I think it's the right time to try different vets to see who you want to use regularly, if there's something making you uncomfortable about this one. Check out the pinned Thread in Q&A for the vets resources to see how many vets pop up near your zip code that are rabbit savvy. You want to call Exotics vets (some list in the phone book). Also, you can call a few larger dog/cat hospitals to ask if they have a rabbit specialist on their staff. Sometimes one is part of a group practice, and is there for the exotics coverage.

I just learned from my own vet that the use of anesthesia varies widely. She said she knows some practices use it for nearly all procedures just to make an exam easier, and some rarely use it. What gave me pause is questioning lancing. On the other hand, maybe your NJ vet was doing more than was truly necessary.

My bottom line would be to find a vet that you believe is doing what's right for your furbabies, and that you can get to in a Vermont winter if you have an emergency. Getting a rec. from your former vet is a good idea to find a colleague of hers that may be in VT, or may be there to ask about another VT referral. Even your local cat/dog vet might have a different name to recommend for exotics.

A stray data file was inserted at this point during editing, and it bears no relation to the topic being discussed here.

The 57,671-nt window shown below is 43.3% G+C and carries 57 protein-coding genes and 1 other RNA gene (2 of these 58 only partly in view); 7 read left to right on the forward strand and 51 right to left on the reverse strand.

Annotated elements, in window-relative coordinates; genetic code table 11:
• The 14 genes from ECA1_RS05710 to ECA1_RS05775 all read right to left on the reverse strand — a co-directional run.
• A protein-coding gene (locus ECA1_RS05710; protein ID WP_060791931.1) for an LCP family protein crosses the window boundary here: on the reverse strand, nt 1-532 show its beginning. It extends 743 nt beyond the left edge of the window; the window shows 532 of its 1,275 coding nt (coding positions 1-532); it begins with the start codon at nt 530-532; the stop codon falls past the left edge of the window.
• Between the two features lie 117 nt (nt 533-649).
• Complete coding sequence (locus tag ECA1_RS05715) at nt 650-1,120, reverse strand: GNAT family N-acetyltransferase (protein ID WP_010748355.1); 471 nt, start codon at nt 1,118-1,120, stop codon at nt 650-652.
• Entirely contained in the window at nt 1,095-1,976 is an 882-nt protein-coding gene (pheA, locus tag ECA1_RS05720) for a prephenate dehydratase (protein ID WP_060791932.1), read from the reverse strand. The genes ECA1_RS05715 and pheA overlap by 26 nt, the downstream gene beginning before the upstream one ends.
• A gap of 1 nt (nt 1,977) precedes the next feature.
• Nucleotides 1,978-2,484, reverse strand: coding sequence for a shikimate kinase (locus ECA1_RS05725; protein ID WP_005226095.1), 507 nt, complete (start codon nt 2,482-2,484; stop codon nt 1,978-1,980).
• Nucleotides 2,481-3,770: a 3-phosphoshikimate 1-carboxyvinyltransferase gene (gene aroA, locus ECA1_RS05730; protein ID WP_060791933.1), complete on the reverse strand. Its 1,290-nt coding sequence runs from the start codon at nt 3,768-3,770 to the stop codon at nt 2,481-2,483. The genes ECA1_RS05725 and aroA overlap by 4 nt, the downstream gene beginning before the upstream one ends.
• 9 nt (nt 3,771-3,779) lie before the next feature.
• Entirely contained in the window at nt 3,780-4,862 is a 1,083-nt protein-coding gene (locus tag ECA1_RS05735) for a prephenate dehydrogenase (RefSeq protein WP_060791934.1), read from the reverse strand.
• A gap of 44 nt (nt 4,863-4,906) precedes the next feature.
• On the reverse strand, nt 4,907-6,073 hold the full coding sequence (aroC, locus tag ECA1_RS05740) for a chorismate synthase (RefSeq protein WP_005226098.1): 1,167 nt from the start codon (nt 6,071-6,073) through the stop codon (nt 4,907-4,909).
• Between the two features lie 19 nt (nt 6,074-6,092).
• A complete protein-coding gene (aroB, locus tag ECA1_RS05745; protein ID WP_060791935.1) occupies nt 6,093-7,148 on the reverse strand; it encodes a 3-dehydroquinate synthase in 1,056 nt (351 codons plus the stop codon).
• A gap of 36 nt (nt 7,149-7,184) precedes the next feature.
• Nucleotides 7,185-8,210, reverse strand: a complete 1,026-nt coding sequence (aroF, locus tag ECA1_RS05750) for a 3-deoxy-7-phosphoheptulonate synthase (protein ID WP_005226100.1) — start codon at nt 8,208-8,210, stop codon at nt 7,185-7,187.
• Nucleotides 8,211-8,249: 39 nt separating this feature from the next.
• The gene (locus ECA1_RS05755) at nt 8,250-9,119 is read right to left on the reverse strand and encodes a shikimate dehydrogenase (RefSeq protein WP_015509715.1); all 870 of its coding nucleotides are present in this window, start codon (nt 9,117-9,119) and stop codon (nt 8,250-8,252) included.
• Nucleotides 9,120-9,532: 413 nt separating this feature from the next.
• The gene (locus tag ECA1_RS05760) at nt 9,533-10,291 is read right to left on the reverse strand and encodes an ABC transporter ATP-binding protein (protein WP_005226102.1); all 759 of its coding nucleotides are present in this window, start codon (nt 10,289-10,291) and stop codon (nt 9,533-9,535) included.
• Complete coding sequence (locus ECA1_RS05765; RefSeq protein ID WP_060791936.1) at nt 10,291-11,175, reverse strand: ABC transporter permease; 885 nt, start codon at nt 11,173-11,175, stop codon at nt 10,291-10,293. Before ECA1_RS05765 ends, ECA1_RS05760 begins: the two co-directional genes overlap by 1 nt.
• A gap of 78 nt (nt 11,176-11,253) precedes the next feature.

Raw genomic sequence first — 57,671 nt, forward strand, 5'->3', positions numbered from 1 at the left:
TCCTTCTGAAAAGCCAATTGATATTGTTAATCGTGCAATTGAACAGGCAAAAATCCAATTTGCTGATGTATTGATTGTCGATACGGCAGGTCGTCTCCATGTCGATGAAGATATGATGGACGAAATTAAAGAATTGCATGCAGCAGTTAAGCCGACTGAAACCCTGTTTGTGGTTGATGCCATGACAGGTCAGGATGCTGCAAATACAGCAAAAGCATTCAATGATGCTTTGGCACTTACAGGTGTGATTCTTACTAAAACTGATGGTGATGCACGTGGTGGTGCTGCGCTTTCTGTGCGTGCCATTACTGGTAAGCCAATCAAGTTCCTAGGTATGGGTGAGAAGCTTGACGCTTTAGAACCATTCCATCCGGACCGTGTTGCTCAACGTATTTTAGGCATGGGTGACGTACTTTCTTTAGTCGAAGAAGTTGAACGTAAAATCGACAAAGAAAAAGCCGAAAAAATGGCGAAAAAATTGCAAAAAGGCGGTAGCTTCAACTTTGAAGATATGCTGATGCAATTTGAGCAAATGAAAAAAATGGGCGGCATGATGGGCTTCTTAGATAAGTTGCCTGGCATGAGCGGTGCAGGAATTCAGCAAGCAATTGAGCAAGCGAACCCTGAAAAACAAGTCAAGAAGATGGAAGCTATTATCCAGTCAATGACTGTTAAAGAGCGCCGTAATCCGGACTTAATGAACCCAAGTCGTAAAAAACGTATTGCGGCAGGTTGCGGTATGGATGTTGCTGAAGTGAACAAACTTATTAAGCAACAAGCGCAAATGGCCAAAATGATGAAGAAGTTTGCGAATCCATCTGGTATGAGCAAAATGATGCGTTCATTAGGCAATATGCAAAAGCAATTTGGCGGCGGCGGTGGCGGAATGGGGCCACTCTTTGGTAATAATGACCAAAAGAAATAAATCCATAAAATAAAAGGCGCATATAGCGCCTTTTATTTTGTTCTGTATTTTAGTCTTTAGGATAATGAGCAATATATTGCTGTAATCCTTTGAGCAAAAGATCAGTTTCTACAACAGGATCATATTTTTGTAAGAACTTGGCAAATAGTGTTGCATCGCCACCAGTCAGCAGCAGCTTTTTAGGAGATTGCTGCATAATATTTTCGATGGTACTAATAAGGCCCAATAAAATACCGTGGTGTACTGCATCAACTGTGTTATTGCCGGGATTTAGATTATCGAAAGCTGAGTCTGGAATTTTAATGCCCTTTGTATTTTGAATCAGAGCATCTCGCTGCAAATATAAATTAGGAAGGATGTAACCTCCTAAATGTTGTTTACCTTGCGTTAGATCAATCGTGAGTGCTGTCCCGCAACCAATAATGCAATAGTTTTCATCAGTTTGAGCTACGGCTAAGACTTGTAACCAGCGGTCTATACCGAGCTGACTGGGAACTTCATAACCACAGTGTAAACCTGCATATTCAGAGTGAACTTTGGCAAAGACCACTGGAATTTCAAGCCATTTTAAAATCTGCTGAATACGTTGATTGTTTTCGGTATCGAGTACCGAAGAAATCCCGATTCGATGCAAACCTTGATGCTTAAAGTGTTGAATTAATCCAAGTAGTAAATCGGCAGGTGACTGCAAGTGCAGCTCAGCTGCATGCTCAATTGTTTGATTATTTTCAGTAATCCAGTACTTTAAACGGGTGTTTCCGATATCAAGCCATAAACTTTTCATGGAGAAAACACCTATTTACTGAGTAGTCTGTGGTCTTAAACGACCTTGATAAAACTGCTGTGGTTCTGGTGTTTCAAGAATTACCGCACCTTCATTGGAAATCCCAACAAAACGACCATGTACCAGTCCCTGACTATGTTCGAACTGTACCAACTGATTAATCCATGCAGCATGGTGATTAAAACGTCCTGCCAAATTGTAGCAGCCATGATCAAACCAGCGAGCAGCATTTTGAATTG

SPIKE, my snuggle bunny (aka Spikey Marbles)

User is Offline Beka27
Cleveland, Ohio (USA)
16043 posts Send Private Message
10/24/2012 2:33 AM
It looks like this has been confirmed already, but yes, it is common for a rabbit to be put under to check the back teeth thoroughly. Some vets are more comfortable doing dental treatments than others, so it's possible that your prior vet was just one who had lots of clinical experience with dentals, and for her it wasn't necessary. If you're still questioning this vet, I'd recommend looking for an alternative. Have you contacted rabbit rescues in VT to see who they would refer to?
Meadow..... Photobucket ...... Max, my angel bunny
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BINKYBUNNY FORUMS > DIET & CARE > should I trust this vet?